But I want to plan for “worst case scenerio” 3 months without a job. I’ll give myself 3 months to find something I really think I can be good at – because the last thing I want to do right now is to jump into a position where my anxiety will get to me again. I’m hoping to find something with a bit more flexible work environment – the amount of work I can get done at home in a quiet space far surpasses what I can do in some horrible open office environment filled with stress-inducing distractions. I’ve made a pact with myself that I’m not going to apply for things I know I’ll ultimately fail at given the work environment. I also am probably going to apply to grad school because I know the field I’m in now rarely meets my minimum requirements for sanity, so despite the great pay, I think I need to take a break from chasing income and now start to actually plan for sustainability. In short, I can’t be crazy mommy who gets fired from her job every year – my future kids don’t need to see that. I want them to see me in my best state – one where I actually like my job more or less. Not the me who I am now. I would never want them to see that person.

So I’m assuming I will need to spend about $2000 a month additional from my savings in order to cover everything from gas to get to job interviews to food to grad school applications to a potential trip home to the east coast to spend some quality time with family when I have the time (dad’s cancer isn’t getting better and despite that he drives me nutso whenever I see him I always think – will this be the last time?) So… say I have $5k of my savings to spend over the next 3 months… give or take. That puts me at roughly $350k at the end of the year – but I’d then be worried I couldn’t find another job. I know that I have some talent and abilities… but I just need to figure out where and how to apply them in a way where someone will pay me money to do so, and I won’t flip out after 3 months or so feeling like I’m so overwhelmed but the piles of things to do and not be able to prioritize those things or even know where to start. Yes, this is the life of a woman who has super anxiety, bipolar II and ADHD. I’m not saying those are excuses for anything – I take full responsibility for losing this job, for falling into the same pattern. But there’s a part of it that is just inherently who I am. I’m different than most people, that’s for sure. I just need to figure out where I fit.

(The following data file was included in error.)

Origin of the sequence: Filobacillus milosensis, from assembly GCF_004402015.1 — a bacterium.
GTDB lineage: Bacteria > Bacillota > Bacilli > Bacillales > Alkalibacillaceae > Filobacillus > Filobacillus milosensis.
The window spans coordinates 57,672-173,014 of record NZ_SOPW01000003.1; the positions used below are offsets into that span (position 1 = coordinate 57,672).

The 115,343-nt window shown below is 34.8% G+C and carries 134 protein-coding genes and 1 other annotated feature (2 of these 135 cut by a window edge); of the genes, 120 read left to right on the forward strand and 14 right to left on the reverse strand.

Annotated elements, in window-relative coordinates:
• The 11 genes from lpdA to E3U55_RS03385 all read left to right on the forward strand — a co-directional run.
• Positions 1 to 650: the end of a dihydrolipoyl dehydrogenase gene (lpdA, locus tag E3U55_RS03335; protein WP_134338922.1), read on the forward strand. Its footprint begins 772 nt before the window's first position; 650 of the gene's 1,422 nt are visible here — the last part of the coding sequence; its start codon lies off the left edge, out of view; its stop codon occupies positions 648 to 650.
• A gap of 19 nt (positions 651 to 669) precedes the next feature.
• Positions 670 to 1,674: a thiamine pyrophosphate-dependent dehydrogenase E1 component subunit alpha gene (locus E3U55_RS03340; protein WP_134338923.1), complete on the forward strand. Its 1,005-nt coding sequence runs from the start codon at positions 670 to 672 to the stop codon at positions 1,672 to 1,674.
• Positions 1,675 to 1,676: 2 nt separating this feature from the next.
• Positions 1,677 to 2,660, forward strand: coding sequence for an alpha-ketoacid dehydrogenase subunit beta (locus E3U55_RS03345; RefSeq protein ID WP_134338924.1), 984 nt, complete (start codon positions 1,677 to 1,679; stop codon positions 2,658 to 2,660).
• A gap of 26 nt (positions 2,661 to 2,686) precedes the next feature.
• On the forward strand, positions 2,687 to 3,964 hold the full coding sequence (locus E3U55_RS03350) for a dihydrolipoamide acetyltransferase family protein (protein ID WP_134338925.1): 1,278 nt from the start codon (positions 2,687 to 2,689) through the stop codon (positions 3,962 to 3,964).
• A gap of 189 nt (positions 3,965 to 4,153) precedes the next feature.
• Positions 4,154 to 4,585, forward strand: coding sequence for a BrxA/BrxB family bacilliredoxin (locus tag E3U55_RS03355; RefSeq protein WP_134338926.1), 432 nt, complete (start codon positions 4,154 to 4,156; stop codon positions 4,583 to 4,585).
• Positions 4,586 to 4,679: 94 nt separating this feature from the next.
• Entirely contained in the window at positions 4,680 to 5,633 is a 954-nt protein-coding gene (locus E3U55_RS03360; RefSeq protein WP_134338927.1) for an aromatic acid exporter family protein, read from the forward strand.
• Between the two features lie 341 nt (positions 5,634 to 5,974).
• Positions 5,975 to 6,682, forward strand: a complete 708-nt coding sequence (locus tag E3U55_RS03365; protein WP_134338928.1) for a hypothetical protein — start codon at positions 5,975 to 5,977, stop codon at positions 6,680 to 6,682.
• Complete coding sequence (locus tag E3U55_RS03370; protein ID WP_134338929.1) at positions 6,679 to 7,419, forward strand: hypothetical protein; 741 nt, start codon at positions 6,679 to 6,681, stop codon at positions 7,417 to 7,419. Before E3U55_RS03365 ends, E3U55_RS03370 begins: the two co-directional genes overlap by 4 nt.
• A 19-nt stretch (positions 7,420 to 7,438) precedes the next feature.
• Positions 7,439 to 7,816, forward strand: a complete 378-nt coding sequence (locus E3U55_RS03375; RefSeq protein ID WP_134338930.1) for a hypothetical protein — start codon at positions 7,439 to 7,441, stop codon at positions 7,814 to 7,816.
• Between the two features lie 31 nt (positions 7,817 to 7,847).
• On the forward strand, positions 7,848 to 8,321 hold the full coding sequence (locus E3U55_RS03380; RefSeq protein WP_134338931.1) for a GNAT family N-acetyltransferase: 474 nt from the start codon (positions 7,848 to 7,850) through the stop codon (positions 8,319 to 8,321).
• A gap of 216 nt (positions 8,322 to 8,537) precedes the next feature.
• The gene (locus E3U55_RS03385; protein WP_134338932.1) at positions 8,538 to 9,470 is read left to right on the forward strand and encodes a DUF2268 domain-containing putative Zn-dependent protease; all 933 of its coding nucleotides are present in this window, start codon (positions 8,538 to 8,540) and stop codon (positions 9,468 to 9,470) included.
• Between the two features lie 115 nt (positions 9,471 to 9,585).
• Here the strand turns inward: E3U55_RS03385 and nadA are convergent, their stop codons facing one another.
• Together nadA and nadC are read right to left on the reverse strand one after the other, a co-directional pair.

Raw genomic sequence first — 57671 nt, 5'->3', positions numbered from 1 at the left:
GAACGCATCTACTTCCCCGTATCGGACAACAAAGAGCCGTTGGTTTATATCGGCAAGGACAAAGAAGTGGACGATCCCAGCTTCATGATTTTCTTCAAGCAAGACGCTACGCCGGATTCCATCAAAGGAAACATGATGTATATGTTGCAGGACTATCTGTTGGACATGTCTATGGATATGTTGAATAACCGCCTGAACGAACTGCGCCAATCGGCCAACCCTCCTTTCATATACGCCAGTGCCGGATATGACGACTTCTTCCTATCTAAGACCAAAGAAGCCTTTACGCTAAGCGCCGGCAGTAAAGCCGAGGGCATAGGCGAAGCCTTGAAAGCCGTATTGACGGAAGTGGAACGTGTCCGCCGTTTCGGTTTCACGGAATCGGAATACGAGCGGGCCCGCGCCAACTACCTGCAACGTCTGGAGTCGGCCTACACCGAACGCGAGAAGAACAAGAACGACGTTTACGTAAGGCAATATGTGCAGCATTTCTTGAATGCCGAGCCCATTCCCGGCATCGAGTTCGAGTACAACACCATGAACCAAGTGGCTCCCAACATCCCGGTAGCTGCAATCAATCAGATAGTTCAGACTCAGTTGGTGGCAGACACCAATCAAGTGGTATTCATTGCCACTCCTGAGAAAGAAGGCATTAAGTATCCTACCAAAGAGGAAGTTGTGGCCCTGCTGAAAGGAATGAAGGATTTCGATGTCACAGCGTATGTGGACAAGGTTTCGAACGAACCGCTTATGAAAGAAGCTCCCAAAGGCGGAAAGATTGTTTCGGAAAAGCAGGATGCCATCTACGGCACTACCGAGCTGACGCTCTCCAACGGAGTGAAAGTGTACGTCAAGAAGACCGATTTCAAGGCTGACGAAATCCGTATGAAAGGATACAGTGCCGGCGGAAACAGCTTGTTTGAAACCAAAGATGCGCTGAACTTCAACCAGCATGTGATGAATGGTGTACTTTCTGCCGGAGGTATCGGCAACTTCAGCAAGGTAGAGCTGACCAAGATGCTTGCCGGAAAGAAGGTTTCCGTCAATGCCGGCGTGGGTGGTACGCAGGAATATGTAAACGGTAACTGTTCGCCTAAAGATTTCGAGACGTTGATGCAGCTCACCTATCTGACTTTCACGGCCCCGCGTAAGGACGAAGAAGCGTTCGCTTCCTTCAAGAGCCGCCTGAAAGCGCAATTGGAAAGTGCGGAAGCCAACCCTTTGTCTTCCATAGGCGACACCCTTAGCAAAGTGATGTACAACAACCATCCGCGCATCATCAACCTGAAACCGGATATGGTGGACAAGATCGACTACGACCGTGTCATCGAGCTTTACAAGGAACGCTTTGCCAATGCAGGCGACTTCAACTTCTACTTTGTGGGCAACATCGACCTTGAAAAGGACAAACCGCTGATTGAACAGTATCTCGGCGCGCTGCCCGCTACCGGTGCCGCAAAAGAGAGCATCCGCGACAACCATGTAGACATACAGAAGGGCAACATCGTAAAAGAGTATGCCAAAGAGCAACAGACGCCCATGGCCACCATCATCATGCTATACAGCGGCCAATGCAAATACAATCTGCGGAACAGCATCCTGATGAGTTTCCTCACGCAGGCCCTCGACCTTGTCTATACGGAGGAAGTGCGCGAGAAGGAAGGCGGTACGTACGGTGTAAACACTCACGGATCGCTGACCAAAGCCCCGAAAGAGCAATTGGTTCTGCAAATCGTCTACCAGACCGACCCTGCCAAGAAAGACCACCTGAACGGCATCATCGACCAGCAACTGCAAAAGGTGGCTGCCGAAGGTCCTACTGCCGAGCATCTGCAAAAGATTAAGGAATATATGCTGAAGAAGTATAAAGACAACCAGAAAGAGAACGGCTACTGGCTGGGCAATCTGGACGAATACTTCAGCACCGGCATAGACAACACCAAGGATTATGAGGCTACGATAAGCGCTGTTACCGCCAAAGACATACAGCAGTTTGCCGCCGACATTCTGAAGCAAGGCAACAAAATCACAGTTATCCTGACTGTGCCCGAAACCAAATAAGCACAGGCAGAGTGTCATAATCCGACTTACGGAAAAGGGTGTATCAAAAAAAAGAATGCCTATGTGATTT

And I’m going to be 32 in a month, which is – such an adult. My body definitely feels like I’m in my 30s — I pinched a nerve a week ago and my back and arm are still in pain. If I don’t sleep a full 8 hours a night I feel it for many days later. And don’t get me started on drinking / hangovers, oy. That’s just to say that I’m not a kid anymore. I’m a full grown adult. Looking around at my apartment I have to stop and wonder if this is what I pictured adulthood to be like. Well, I never actually envisioned myself as an adult. Maybe that’s part of the problem. But when I envisioned adulthood as a general concept, it certainly didn’t look like this — unfinished apartment, used couch that’s falling apart, bike in the corner of the living room because there’s no where else to keep it, a career that doesn’t feel right at all, getting married (ok that’s a start) to a man who also doesn’t have much of anything figured out yet either, to a long life ahead of me that I imagine will poof suddenly transform into one filled with maturity once I have my own kids (I know it doesn’t happen that way, I just like to think there’s some kind of inciting incident to finally growing up.)

Oh well. Today, I just need to focus on not dipping in too deep to my savings this year, and ultimately continuing on to my “round 1” $500k goal. That was supposed to happen next year. It won’t. But maybe I’ll get there before I’m 40.

 

 

 

 

 

 

Why I’m investing $400 a month in an ADHD Coach

Despite wanting to believe I’m capable of being a highly-functioning adult on my own, data has shown that this is not quite the case. While I manage to pick myself up after every fall and keep going, each time I fall the cut is a bit deeper and harder to recover from. This isn’t the first time I’ve sought help, but this is the first time that I felt that I desperately need it.

There are so many different kinds of “help” one can buy. Psychiatrists seek to uncover a chemical imbalance to explain your shortcomings and treat you with costly medications. Psychologists use talk therapy to help you approach situations differently, largely looking at your childhood and how that has affected the current scripts your replay over and over again in your mind. Acupuncturists poke and prod you to reduce stress. Hypnotists claim to be able to help you achieve your goals through mind control. And coaches, well, help you with practical advice and ongoing support so you can determine and then reach your goals.

ADHD coaches are unique in that they focus on helping people who are driven to distraction, as they say. The reality is that so many of the simple tasks that high-functioning individuals can do without batting an eye present a huge challenge to the ADHD mind. I dislike jumping to conclusions that my mind is somehow different than the norm, yet anyone who knows me at all and believes ADHD actually exists would say obviously I have it. I can check off every single requirement in the DSV.